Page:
Group Psychotherapy Norms

Group Psychotherapy Norms

Group psychotherapy is for people who want to improve their ability to handle problems and difficulties in their lives. As the name suggests, the therapy is conducted in the form of a meeting where a group of people meet and the entire session is facilitated by a therapist.

Usually group psychotherapy concentrates on the way people react to each other and that is why it is helpful in addressing relationship problems.

The main aims of group psychotherapy are to help the participants solve their emotional problems and promote personal development. Only those candidates who will be benefitted by this kind of therapy and will have an influence on other participants are selected for group psychotherapy. Usually there are 8 to 12 participants in a group as more than this number will make it difficult for the therapist to create a therapeutic environment and pay individual attention to each member.

Group Psychotherapy Norms:

It is necessary for participants to share their personal problems. Each participant is encouraged to talk about events that occurred during the week, what problems he faced and how he handled those problems. Participants are also encourage to talk about their feelings and thoughts about previous sessions and other participants can react to the feedback, support or criticize these participants.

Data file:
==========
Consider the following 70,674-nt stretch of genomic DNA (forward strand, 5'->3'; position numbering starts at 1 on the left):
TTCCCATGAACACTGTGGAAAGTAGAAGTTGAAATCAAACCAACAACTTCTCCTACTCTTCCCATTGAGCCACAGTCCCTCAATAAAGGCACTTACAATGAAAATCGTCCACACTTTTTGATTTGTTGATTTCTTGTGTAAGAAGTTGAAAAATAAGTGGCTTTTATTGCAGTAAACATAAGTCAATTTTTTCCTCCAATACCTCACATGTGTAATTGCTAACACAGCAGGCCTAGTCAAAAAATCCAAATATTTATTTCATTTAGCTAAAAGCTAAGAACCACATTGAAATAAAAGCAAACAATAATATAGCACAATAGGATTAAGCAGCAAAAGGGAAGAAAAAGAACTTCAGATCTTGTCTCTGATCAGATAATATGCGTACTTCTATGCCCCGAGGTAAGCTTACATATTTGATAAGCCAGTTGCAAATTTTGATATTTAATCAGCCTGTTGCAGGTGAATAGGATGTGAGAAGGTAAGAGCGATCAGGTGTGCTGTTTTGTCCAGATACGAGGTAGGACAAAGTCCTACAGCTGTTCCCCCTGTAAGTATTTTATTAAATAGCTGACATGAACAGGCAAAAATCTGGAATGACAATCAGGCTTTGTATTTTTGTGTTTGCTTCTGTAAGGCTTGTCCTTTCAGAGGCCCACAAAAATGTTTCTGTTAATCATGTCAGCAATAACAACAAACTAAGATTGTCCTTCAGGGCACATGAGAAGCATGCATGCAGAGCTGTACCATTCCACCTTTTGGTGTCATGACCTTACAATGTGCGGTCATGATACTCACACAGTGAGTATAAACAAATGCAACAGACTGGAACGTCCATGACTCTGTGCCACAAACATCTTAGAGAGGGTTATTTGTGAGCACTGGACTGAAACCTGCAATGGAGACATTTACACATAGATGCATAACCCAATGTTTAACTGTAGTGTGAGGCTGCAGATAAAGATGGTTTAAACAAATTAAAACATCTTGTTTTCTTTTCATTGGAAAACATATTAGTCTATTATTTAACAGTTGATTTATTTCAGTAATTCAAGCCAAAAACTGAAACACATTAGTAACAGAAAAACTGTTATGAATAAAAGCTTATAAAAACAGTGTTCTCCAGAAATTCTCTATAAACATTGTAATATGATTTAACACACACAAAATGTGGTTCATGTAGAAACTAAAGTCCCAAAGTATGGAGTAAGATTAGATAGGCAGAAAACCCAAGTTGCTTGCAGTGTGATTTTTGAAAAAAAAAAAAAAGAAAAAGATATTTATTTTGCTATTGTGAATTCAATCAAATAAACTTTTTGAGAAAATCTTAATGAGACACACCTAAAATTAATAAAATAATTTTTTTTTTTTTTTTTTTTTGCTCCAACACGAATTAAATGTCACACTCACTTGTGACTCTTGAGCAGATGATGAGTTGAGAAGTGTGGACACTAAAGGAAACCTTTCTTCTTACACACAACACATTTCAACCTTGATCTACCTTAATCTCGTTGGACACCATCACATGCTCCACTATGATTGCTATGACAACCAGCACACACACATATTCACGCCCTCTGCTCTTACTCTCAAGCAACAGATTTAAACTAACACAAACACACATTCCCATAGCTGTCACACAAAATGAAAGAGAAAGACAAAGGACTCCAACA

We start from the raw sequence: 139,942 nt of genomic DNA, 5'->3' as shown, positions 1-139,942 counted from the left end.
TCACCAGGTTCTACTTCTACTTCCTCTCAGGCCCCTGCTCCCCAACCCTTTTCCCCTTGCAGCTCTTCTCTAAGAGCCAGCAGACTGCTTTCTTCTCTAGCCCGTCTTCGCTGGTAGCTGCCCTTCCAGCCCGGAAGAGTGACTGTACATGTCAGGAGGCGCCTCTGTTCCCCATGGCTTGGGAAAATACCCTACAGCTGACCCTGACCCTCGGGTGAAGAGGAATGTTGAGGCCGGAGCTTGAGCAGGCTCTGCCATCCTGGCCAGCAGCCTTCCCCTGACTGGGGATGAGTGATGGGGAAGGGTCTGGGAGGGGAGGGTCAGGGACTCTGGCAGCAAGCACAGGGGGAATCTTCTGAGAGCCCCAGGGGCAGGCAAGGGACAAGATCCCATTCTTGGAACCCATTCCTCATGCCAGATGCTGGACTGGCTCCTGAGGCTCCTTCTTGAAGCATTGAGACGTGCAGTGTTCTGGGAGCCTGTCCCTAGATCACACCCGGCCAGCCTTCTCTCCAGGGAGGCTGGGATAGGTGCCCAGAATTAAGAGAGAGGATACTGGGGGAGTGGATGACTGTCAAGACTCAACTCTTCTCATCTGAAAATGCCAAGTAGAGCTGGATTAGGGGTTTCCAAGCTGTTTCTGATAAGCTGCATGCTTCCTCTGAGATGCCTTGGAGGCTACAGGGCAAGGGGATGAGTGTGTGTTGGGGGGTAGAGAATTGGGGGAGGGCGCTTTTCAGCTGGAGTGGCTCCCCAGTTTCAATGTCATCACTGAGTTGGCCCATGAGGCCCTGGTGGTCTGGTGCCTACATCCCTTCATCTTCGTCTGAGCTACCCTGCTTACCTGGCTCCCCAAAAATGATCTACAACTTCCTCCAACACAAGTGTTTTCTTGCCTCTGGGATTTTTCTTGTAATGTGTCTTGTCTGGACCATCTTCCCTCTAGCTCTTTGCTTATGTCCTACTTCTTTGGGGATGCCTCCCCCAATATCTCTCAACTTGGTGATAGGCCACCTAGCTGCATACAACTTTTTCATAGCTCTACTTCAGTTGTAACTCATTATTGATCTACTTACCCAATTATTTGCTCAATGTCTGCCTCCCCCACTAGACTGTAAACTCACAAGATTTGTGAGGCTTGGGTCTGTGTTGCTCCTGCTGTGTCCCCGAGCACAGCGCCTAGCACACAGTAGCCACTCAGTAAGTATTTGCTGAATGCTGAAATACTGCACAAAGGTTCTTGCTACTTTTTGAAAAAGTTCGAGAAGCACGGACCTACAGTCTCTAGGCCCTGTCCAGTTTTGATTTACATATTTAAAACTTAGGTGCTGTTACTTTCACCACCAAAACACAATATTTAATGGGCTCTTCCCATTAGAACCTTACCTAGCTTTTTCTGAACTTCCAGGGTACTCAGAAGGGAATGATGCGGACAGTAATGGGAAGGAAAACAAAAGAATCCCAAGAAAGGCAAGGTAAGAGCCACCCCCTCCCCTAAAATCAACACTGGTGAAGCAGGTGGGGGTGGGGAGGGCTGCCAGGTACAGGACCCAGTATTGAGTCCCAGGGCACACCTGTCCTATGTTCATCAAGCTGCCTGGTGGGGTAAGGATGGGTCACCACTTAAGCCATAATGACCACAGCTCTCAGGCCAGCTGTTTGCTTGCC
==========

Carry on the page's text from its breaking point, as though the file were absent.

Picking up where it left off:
Usually when it comes to group therapy, the facilitator does not have fixed subject in mind and discussions are left up to the group. This way each individual feels that he is not alone with his problems and there are others who also share the same problems. However, participants are not forced to reveal any intimates issues if they do not want to. But the more a participant takes part in the discussions, talks about his feelings and thoughts, the more he is bound to benefit.

Participants are expected to attend each session and be present on time. Therefore, at the beginning of the therapy, it is made clear to the participants that they have to commit for a specified length of time. Usually this commitment is between 3 and 6 months.

Usually group therapists belong to professional associations and in the US, a therapist can have a membership of the American Group Psychotherapy Association (AGPA) with a certification as a group therapist from the AGPA. This can assure you of the therapist's abilities to conduct group psychotherapy.

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Group Psychotherapy Norms